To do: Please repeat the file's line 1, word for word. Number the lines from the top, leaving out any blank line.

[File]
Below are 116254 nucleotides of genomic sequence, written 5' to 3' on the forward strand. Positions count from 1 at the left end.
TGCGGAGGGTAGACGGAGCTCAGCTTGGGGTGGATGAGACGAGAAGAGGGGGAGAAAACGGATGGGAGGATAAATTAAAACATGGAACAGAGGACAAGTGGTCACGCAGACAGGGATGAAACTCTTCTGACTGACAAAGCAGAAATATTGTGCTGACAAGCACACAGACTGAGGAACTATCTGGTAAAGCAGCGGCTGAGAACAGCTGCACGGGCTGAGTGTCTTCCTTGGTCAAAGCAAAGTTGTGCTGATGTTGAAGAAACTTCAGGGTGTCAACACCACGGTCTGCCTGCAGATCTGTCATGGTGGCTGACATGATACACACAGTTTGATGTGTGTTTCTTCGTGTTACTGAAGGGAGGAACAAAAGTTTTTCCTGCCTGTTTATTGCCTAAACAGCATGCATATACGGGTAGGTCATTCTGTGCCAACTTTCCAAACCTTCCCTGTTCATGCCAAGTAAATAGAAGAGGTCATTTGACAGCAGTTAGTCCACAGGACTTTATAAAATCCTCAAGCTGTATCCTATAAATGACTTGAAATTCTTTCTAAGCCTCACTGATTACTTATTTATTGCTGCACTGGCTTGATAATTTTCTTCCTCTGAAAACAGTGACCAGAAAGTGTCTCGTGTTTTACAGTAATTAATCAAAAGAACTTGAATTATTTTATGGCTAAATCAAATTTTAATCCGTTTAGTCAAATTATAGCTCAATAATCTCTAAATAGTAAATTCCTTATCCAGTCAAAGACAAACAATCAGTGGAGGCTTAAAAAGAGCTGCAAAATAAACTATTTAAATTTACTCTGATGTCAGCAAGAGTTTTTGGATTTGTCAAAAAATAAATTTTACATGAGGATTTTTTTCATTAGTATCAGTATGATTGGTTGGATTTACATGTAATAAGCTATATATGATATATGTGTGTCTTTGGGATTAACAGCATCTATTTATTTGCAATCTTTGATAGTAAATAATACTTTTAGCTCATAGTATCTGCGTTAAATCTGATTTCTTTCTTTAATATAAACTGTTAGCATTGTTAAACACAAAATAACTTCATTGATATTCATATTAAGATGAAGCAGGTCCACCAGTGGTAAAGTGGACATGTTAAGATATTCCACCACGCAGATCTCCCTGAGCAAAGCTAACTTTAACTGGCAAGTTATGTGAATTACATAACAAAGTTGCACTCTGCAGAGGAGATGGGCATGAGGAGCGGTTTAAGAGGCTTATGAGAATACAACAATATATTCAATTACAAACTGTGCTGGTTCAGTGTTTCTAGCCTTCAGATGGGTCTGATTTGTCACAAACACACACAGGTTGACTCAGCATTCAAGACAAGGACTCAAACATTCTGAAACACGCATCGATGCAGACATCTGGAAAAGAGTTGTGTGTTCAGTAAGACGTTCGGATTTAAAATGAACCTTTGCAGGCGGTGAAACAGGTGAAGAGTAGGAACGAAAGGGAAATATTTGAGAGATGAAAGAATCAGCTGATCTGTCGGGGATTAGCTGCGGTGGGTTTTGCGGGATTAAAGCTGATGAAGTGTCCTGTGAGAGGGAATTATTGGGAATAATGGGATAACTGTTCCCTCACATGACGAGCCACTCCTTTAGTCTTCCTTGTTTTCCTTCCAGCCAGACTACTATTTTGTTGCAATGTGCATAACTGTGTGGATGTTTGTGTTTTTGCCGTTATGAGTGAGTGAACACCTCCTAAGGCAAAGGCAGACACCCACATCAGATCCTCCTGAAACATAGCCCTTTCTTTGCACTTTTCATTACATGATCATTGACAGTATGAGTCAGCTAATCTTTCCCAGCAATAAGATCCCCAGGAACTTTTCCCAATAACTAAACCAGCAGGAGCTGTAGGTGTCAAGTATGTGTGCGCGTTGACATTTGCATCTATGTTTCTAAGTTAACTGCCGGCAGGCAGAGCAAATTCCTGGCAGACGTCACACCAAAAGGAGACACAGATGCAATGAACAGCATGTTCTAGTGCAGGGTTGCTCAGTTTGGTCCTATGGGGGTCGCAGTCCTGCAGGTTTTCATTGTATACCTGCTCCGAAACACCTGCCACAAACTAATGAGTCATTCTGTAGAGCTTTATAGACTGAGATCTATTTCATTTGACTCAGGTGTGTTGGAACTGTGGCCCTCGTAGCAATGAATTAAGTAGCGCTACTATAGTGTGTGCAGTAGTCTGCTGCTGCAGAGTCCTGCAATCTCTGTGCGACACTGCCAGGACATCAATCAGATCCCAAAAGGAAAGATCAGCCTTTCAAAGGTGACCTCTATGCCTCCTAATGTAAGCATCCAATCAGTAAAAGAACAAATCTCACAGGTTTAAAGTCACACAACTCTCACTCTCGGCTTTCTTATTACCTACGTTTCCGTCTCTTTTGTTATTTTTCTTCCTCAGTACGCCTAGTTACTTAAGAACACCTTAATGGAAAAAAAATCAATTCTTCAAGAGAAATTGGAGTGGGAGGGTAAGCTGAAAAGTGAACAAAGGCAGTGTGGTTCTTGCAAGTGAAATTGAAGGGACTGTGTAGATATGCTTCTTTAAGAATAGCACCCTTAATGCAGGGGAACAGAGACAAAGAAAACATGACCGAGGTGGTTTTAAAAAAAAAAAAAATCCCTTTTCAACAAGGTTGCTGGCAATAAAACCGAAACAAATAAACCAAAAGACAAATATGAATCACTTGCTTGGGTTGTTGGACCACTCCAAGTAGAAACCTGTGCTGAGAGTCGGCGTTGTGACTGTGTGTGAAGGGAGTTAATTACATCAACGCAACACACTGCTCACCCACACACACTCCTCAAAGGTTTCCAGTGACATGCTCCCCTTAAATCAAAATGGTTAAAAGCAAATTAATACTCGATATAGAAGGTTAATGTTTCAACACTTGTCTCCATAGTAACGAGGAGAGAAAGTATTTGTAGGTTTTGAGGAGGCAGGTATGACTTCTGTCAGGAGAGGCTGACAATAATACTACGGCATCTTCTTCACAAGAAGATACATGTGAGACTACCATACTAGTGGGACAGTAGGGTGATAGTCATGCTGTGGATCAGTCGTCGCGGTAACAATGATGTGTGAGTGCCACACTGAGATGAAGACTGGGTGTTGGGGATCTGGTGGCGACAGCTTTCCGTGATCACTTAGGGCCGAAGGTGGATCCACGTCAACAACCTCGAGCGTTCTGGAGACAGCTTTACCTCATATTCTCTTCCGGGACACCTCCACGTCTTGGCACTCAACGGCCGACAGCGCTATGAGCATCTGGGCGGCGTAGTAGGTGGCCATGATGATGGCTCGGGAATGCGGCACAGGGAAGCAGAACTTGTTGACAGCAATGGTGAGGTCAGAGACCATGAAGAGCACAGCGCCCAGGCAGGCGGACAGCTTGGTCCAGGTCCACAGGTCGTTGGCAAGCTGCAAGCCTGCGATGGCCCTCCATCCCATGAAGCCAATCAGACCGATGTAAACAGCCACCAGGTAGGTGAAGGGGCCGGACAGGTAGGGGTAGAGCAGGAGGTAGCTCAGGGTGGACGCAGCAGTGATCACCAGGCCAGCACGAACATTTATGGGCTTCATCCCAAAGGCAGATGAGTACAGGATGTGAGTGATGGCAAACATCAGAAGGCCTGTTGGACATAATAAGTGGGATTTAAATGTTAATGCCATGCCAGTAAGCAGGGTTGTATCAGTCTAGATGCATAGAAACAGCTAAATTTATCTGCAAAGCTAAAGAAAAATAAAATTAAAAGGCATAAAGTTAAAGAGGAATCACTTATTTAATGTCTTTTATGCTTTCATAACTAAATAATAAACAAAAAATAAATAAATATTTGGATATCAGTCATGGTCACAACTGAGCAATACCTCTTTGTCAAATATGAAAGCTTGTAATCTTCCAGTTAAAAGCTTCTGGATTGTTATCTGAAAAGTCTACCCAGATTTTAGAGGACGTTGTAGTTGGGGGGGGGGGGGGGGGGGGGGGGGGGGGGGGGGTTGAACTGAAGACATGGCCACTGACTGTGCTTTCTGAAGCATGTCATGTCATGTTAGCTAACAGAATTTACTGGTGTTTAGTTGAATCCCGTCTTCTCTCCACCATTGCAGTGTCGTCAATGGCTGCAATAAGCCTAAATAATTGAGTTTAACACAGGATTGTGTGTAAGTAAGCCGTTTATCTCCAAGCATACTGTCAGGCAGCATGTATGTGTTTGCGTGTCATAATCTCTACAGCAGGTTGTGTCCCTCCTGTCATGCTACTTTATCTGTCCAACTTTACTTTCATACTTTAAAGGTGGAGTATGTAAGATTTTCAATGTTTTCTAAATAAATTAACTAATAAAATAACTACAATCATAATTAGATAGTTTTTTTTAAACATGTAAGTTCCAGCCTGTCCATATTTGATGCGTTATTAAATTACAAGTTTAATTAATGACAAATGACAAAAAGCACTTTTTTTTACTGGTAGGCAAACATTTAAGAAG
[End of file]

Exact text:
Below are 116254 nucleotides of genomic sequence, written 5' to 3' on the forward strand. Positions count from 1 at the left end.